How has Adelaide embraced KSFK and its mission?
Adelaide and South Australia have embraced the KickStart mission unbelievably well. We are SA based and we don’t go national, so we are only concerned about what goes on in our own backyard. We are lucky to be embraced by great organisations like Thomas Foods International and National Pharmacies and all our incredible sponsors. These are good businesses that have supported us since we started. The SA public have also really embraced us and listened to what we are working towards and raising awareness for underprivileged kids. We are, at the end of the day, a community-based charity so it only makes sense that we get other people in the community to help. We often say, it takes a village to bring up a child and the South Australian community is our village.
What do you personally love most about Adelaide and the community it fosters?
I just love the community of Adelaide because there is no better way of putting it other than it is one big local community. As Adelaideans, we are always going out to those who are less fortunate in the community.
How has your perspective on life and purpose evolved since passing the milestone of 50 years old?
At 50 I suppose things become clearer. You realise that the world is not really there. It is up to us, the ones who are over 50 who are experienced and more mature, to go out and help people. It is up to us to make the world a better place.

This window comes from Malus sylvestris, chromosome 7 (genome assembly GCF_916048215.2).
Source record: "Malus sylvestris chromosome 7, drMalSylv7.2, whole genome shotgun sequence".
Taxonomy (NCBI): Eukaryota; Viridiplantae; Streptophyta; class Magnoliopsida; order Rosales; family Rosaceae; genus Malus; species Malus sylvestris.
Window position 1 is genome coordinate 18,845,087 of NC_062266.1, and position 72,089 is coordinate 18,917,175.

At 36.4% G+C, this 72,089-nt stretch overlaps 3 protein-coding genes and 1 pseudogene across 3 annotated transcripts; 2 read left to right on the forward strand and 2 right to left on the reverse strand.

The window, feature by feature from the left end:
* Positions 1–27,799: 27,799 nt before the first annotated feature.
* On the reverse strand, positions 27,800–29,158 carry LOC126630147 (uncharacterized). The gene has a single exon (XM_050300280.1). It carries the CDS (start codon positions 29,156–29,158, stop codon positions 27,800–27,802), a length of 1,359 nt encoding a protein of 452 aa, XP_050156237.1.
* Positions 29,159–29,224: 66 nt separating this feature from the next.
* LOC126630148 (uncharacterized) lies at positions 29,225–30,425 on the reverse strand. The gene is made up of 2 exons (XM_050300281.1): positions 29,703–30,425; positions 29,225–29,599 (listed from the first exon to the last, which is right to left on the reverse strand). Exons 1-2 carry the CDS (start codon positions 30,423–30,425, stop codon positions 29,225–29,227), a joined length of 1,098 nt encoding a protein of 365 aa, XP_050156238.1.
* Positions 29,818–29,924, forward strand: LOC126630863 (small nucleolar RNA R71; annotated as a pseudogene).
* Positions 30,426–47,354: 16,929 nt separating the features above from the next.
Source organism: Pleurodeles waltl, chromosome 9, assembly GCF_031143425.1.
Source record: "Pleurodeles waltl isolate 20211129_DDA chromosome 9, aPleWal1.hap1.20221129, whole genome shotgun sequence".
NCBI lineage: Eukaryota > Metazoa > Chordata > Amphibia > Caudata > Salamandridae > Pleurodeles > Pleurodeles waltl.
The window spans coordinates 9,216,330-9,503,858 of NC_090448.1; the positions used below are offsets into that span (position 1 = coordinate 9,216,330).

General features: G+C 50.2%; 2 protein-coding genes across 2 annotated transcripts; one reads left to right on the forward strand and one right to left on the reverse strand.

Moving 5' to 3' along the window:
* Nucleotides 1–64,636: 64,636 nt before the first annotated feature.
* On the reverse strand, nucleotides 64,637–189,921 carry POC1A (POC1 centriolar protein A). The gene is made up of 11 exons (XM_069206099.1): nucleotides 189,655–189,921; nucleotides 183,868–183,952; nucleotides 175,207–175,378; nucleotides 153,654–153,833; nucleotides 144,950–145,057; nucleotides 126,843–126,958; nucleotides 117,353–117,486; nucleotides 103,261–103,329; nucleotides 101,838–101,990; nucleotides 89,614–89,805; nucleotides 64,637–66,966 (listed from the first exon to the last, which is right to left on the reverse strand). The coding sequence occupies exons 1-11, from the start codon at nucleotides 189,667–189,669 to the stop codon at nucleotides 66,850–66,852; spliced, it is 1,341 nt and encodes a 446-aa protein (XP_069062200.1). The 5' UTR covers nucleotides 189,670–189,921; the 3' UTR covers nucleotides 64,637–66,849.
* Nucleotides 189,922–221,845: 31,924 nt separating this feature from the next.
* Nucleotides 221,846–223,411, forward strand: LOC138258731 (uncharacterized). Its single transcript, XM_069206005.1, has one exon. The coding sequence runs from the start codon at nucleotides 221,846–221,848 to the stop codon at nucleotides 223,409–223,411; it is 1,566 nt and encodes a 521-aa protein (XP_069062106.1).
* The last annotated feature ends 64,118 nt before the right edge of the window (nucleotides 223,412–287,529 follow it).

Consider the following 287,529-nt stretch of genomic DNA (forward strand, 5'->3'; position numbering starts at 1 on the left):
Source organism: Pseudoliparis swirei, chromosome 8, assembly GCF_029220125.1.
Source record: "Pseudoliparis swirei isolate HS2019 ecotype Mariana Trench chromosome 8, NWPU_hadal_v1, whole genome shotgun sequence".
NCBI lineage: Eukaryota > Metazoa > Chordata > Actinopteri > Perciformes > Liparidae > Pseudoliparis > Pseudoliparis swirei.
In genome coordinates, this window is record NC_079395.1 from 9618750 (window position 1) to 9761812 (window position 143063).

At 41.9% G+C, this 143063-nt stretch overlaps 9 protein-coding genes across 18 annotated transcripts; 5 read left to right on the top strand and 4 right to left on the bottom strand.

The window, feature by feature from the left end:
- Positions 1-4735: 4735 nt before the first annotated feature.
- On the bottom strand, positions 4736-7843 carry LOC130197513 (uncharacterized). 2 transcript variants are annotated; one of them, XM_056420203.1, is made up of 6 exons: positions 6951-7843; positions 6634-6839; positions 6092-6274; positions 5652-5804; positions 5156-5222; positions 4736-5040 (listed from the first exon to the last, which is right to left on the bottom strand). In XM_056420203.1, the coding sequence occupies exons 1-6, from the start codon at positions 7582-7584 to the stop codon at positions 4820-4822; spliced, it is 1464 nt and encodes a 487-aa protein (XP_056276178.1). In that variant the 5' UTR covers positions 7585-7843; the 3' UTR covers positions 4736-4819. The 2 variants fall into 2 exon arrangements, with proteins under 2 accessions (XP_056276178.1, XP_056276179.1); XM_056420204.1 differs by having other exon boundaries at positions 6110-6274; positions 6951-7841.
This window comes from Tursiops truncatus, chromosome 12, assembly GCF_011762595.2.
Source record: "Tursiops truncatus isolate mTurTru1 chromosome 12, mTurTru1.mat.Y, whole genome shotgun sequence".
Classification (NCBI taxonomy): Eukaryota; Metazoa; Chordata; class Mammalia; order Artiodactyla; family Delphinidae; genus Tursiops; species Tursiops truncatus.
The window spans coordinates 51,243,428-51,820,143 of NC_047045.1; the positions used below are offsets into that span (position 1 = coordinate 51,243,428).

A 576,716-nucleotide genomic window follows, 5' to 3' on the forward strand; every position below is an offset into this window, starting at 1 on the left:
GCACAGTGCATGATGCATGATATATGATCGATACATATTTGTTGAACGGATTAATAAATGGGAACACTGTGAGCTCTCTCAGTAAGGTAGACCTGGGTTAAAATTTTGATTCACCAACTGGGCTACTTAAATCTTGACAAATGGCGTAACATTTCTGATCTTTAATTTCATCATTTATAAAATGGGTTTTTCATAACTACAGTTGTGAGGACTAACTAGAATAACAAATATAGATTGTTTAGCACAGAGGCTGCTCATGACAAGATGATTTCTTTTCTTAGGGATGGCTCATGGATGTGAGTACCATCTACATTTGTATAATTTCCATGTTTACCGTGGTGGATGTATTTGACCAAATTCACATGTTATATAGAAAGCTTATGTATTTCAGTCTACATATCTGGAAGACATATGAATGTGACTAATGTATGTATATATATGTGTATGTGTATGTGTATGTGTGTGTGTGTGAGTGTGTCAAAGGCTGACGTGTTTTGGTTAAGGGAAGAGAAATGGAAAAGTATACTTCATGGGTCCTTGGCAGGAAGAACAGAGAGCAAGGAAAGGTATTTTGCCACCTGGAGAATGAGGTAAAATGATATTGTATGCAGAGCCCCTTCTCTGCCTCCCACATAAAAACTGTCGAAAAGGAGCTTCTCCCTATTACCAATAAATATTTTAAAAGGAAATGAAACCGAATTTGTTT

Can you share some of the most fulfilling experiences or achievements you’ve had in your life after turning 50?
I’ve watched three of my children finish school and all of them pass year 12. We have one more son in year 10 to go! It’s been incredible to watch KickStart evolve while staying a sustainable not-for-profit charity organisation. It is rewarding to see so many KickStart kids who we first helped all those years ago finish school and become valuable members of the community, all through KickStart helping them early in life. I’m proud of the meaningful programs that KickStart has worked towards like Period Poverty and our school holiday programs.
Are there any new goals or aspirations you’ve set for yourself personally in this phase of your life?
In this phase of life I am really wanting to evolve more by opening more KickStart programs. For example, we are working towards setting up a basketball court and a tennis court for the school holiday programs. I am mainly aspiring to continue the growth of KickStart.
How has your outlook on aging and the concept of “getting older” shifted over the years and how do you embrace this new phase of life with positivity and enthusiasm?
To be honest, I don’t view 50 as a new phase because I don’t feel older since reaching this milestone. I’ve maybe gotten a little wiser, I feel I can give out more wisdom. All in all, I am the same guy that gets up at 4.30am to start my day. That is exactly what I was doing at 40 years old.
What message would you like to share with those who may be interested in supporting or volunteering with KSK?
Reach out, it’s as simple as that. Reach out to volunteer. It does not matter what organisation, it is tremendously fulfilling to volunteer because it releases endorphins that make you feel good. So while you are making yourself feel good you are also supporting beautiful kids in the community that rely on KickStart.